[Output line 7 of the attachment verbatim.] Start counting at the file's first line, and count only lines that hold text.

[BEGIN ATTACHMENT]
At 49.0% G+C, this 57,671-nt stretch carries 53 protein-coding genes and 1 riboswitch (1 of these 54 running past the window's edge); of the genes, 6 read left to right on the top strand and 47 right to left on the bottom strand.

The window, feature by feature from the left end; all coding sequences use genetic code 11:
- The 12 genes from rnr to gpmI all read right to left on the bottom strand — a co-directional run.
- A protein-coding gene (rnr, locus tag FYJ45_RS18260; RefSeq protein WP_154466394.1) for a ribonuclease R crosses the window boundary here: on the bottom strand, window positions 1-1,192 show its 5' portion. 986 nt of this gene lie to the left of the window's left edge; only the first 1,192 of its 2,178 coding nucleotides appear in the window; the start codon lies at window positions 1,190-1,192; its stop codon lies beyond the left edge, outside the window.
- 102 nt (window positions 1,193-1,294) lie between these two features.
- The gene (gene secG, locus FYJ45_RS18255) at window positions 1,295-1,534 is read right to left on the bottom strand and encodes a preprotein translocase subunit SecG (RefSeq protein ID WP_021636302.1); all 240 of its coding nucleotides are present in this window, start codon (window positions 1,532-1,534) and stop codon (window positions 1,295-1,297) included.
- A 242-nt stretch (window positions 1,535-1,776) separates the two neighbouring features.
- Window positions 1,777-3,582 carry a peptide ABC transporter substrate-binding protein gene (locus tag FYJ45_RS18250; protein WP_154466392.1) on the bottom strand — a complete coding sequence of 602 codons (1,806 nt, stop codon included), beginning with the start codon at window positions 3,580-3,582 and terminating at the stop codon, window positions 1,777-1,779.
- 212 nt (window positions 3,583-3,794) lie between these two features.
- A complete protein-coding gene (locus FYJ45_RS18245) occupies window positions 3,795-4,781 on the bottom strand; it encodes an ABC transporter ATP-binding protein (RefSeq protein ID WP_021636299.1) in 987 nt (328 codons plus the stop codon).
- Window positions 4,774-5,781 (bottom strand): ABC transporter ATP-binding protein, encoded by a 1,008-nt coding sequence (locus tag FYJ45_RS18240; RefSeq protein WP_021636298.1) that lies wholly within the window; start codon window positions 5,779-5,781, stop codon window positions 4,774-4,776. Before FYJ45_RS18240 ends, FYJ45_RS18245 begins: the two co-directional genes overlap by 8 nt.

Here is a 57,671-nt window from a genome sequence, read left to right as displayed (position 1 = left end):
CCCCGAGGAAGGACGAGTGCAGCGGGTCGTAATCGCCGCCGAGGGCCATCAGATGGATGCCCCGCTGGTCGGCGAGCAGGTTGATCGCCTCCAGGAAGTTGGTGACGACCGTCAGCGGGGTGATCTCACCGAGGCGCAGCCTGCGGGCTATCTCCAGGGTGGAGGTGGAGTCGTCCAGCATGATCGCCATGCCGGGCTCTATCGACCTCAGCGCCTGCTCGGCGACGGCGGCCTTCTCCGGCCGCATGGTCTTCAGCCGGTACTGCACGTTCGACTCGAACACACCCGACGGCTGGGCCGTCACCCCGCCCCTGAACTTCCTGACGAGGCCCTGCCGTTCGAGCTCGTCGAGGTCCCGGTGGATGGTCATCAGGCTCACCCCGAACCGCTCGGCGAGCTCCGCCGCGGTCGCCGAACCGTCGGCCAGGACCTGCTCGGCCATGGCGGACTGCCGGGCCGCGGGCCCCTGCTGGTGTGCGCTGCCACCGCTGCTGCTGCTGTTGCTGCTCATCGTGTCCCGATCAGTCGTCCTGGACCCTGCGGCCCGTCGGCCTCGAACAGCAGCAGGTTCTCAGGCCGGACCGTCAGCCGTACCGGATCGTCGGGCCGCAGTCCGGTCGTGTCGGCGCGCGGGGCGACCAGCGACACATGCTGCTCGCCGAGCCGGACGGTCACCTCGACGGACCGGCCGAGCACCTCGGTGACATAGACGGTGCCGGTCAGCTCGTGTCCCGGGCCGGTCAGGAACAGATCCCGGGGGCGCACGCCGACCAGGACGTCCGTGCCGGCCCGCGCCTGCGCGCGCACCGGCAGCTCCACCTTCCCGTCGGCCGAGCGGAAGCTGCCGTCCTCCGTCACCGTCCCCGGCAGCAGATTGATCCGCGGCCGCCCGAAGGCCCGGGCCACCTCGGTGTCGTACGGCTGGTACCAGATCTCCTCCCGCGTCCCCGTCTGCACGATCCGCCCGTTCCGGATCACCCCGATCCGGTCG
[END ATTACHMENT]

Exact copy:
- A 242-nt stretch (window positions 1,535-1,776) separates the two neighbouring features.